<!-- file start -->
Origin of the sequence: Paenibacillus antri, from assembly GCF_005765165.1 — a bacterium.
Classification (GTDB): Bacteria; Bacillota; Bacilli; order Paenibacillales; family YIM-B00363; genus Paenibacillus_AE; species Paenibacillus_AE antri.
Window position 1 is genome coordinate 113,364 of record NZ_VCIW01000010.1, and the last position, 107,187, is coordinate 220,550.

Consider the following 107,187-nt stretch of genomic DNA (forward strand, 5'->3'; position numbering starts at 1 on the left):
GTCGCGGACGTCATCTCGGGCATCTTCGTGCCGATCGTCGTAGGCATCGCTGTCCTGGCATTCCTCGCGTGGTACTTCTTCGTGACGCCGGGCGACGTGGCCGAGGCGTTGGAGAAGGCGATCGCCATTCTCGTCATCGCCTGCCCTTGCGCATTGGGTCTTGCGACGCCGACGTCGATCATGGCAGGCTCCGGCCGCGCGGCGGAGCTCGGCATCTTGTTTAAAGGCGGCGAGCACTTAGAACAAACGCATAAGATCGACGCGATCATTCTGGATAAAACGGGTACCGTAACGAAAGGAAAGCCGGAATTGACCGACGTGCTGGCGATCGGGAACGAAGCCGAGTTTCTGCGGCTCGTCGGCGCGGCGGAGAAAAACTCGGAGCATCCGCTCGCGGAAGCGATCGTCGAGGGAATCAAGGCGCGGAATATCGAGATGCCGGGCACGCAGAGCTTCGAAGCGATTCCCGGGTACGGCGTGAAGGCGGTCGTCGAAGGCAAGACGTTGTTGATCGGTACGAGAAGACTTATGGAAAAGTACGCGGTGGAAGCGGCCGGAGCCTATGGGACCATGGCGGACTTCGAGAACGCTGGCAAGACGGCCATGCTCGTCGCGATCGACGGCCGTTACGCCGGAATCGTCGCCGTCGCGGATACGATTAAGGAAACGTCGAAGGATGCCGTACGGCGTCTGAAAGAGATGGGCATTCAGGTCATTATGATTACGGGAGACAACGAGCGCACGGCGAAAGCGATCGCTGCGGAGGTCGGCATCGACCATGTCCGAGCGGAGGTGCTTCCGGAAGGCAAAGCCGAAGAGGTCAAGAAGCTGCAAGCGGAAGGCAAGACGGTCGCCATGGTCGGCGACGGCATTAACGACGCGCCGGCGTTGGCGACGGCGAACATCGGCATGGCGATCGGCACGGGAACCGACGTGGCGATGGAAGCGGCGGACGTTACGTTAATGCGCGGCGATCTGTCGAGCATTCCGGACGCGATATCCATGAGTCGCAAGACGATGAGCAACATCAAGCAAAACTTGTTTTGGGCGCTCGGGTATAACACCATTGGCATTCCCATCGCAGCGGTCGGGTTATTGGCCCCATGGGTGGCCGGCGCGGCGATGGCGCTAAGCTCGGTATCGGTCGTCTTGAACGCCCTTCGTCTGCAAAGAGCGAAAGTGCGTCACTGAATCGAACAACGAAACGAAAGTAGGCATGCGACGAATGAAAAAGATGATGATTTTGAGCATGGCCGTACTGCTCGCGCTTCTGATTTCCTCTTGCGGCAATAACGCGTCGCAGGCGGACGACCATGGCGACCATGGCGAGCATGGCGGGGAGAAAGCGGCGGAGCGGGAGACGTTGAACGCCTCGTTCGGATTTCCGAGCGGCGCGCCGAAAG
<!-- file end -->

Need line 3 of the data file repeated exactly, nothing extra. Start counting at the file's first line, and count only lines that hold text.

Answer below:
Window position 1 is genome coordinate 113,364 of record NZ_VCIW01000010.1, and the last position, 107,187, is coordinate 220,550.